Test of AmazonBasics gear finds many dangerous items

Originally published at: https://boingboing.net/2020/09/11/test-of-amazonbasics-gear-find.html

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I’m guessing that the equation needs an extra term or two for modelling how many distinct ODM rebadges are floating around under the same product label; including on gear small or cheap enough that it isn’t even serialized.

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It does feel like a squandering of the Amazon Basics brand, which at first felt like “better than the Chinese junk and not as pricey as the big name stuff”. Now it feels like they aren’t saving on branding as much as they are on QA. Which might be acceptable for something like trash bags, but not so good with chargers.

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I’m now worried about what the failure mode of my Amazon Basics 30 pound kettlebell is going to be. Fragmentation grenade? ACME Portable Hole generator?

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I was wondering the same about the amazon basics dvdr media I’ve been using.

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But this seed corn is delicious and those Q3 numbers aren’t going to make themselves!

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I get confused so easily, what with Every Day Carry and AmazonBasic and Stay At Home Essentials, which load of crap is the dangerous one, the stupidly expensive one, and the completely pointless one? What does the Venn diagram look like?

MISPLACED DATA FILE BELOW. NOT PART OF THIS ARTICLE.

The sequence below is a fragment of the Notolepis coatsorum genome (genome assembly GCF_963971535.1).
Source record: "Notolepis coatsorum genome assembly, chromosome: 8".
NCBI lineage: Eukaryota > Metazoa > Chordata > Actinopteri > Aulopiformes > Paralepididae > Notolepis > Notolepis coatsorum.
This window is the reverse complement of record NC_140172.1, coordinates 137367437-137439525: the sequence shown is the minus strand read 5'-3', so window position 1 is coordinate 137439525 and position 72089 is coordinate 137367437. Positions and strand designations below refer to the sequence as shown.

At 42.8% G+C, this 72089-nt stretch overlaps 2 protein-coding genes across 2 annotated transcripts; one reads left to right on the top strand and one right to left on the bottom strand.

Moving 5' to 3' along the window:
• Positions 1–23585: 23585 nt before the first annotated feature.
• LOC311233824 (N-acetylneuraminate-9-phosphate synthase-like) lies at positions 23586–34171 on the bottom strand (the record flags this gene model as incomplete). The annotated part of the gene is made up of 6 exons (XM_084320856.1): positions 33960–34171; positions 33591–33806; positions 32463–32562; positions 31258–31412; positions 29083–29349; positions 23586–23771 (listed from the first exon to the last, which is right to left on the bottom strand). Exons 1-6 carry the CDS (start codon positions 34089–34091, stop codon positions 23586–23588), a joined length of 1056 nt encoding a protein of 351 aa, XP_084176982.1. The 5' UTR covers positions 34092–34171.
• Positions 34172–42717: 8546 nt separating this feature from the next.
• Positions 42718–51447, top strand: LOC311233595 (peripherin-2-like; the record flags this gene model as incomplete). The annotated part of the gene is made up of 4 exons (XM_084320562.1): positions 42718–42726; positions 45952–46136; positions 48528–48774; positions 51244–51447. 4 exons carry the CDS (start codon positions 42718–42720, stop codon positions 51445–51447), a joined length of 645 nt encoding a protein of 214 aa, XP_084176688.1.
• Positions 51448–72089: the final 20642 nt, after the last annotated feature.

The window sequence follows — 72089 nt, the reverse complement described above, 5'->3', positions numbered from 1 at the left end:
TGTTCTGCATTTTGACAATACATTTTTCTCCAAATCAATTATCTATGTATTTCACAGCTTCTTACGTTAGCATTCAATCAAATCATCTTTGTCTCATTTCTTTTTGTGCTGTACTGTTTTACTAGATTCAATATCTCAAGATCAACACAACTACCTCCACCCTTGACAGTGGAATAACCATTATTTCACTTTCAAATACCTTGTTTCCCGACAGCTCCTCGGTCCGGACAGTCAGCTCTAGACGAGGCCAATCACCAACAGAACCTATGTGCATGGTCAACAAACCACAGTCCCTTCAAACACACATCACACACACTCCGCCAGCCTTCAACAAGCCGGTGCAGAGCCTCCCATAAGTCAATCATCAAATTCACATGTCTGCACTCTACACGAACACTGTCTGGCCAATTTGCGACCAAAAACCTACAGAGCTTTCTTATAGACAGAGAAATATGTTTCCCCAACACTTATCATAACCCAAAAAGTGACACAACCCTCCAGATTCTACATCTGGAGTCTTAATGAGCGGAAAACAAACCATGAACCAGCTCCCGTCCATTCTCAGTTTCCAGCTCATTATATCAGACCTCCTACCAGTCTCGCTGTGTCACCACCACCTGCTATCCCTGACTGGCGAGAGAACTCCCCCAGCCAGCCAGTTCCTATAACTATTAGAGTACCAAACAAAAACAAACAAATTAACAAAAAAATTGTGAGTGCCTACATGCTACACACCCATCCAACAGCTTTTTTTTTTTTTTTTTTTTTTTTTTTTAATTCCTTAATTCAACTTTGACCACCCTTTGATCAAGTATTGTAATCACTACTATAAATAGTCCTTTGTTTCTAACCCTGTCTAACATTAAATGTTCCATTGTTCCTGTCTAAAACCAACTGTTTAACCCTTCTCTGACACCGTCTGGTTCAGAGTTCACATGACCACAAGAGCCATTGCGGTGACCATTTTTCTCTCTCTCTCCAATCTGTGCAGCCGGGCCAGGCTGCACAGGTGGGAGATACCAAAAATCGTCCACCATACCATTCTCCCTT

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It’s purposely designed to make it difficult, if not impossible for the average person to figure out. That way you can’t use a simple heuristic to simplify your shopping and spend the minimum amount of time doing it. Now you have to shop MORE - spend more time at the site - in order to figure this out. By doing that you will likely buy something you didn’t plan to. EVERYTHING is designed to make you see more stuff and give you more offerings, and more opportunities to buy something.

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A circle…

(I kid. Amazon Basics are normally inexpensive and not pointless, although they are apparently dangerous. Which would make them too expensive and pointless.)

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Our household did experience one of those failures with the Amazon Basics 12-sheet paper shredder. It would no longer stop running on its own, even with no paper being fed into it. One time it ran too long and must have sparked or heated up enough to ignite the paper dust in the bin. There was a small flare and pop, but nothing large. The motor quit then and could no longer be used. I recycled the head and kept the base as a nice rectangular trash can.

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I used to work for a consumer tv antenna company that sold a line under Amazon Basics. It was a good sideline and we sold a ton in bulk to Amazon. It was the same antenna, but a fraction of the price of the premium branded one.